About the only time the pilot is not in command is when an algorithm kicks in to keep the Taxibot at a safe, steady rate of movement without undue stopping and starting while waiting in line with other aircraft.
Longer Tows: The “rotating turret” description doesn’t quite do justice to the Taxibot’s engineering since it also acts like a pendulum protecting the plane’s delicate nose landing gear during acceleration and stopping. And when the pilot does apply the brakes, the plane’s own braking system absorbs the force rather than the nose gear.
“The plane brakes itself,” said Fadi Anbouba, vice president of sales and service for TLD America, “which is exactly what those brakes were designed to do. By protecting the nose gear that allows us to tow the plane a much longer distance than with a conventional towbarless tractor.”
And with that “dispatch towing” opportunity comes billions saved in fuel and emissions otherwise burned each year just to move aircraft to runways.
During a briefing, Braier outlined the economic and environmental benefits of the Taxibot system.
By the end of the decade, planes using their own power to taxi on the ground will cost airlines around $7.3 billion in annual fuel costs. That number could be cut, Braier said, to less than $3 billion using the Taxibot system.
With no assist from the aircraft’s engines, the Taxibot uses hybrid diesel electric power to drive motors in its wheels and produces a negligible 132 pounds of emissions during a tow. To make the point perfectly clear during our demonstration, the A320 that took us for a ride had its engines removed (although added ballast on each wing equaled the weight of those missing engines).
Braier also estimated the Taxibot has the potential to significantly reduce carbon emissions. Just the fuel saved alone by using the Taxibot represents 22 million tons of emissions.
In addition, an aircraft with engines running is particularly vulnerable to FOD damage. Braier said the Taxibot system could cut down on the $700 million in FOD damage projected by the end of the decade since half of that damage is done when the plane is either at the gate with engines on or taxiing under its own power.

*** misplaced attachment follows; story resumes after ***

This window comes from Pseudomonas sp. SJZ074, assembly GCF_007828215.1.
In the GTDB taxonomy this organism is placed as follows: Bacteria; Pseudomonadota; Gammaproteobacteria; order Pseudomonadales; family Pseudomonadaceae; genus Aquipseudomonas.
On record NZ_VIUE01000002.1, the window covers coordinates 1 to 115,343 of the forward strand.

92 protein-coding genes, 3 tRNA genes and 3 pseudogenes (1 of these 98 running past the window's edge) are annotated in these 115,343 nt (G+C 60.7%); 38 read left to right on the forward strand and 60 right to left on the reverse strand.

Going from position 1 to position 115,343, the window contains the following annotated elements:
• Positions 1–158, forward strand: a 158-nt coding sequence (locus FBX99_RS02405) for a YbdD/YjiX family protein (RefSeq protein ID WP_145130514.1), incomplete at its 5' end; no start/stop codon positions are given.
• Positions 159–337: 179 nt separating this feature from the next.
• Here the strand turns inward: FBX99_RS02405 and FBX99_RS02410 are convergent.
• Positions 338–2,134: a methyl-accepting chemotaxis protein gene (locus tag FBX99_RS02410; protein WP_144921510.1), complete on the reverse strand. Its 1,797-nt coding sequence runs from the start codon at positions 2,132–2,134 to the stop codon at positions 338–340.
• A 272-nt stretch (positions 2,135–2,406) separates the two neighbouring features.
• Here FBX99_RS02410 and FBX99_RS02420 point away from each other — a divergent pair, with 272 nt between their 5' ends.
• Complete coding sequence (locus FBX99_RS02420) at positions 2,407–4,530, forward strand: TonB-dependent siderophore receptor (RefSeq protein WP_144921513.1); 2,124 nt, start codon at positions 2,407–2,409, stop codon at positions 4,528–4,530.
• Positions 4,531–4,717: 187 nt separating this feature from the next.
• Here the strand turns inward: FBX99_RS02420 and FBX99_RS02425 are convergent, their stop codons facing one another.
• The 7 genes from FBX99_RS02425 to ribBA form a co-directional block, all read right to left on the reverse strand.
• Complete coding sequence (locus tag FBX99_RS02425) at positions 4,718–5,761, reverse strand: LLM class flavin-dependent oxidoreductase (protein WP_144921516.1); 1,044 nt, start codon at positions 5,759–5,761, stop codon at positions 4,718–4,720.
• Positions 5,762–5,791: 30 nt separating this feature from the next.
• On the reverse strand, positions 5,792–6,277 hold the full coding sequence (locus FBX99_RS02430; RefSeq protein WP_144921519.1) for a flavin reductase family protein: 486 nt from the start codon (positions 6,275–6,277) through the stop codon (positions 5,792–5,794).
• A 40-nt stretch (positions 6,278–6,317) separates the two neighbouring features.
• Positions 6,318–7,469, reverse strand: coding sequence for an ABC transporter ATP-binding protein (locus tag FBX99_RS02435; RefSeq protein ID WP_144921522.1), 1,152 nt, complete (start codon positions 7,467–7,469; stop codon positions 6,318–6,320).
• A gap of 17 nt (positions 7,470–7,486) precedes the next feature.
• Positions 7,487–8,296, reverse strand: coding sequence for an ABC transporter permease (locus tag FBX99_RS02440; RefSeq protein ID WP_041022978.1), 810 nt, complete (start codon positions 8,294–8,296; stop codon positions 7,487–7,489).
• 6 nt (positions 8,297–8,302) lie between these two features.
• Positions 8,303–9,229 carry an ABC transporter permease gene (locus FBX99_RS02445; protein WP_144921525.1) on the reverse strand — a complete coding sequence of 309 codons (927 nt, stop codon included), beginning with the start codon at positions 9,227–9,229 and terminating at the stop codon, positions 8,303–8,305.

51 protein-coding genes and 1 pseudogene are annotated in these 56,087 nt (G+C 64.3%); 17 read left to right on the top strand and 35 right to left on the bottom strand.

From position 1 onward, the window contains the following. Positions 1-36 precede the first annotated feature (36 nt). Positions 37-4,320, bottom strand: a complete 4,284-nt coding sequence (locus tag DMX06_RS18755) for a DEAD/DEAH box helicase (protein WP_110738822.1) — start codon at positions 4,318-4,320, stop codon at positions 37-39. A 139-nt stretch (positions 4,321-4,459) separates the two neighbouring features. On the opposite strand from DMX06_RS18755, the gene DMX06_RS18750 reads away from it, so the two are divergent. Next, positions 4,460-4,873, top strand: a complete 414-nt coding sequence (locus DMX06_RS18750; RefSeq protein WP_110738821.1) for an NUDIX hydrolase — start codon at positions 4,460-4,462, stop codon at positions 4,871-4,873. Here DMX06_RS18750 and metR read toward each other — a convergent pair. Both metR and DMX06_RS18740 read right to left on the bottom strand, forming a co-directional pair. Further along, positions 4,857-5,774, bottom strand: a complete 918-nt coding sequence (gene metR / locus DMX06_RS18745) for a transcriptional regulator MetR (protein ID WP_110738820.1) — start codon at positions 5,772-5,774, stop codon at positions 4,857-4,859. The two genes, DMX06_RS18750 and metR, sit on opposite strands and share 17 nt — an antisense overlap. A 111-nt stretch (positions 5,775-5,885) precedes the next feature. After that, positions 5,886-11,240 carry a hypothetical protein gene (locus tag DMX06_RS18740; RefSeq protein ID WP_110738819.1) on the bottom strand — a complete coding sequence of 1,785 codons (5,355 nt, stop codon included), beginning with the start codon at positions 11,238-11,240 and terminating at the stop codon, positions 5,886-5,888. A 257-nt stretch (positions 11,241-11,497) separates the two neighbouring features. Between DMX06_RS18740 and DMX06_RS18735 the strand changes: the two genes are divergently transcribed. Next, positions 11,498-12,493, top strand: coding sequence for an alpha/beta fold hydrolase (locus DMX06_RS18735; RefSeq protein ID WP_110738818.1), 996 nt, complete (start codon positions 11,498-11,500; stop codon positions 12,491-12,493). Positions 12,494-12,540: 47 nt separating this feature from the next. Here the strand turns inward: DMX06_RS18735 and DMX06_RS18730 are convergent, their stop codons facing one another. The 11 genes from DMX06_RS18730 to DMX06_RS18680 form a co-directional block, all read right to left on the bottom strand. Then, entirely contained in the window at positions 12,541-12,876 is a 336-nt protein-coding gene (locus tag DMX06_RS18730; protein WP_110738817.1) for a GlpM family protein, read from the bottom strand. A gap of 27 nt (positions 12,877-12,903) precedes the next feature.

The Taxibot is expected to come in the narrow-body aircraft model we saw demonstrated in France, and another model to handle wide-body aircraft.
The narrow-body model is expected to be priced at $1.5 million and $3 million for the larger model. IAI believes that each vehicle could handle about 20 aircraft daily. Simulation and studies conducted by IAI show that little or no modifications are required by airports, and that there is no overall impact on taxiing time when operating a mix of aircraft taxiing either with or without the Taxibot. There are no modifications that need to be done to aircraft to accommodate the Taxibot.
TLD plans to focus initially on making the narrow-body model and anticipates them to enter the market in 2013. Certainly, a prime candidate would be airlines operating from major European airports where tough environmental mandates, such as carbon taxes, are in place.
Later that same week our media demo took place, senior reps and test pilots from various airlines and ground companies including Lufthansa; KLM; British Airways; China Eastern Airlines; China South Airlines; Federal Express; Air France; United Airways; WestJet Aeroport de Paris; and Swissport International, traveled to the airport to evaluate the vehicle.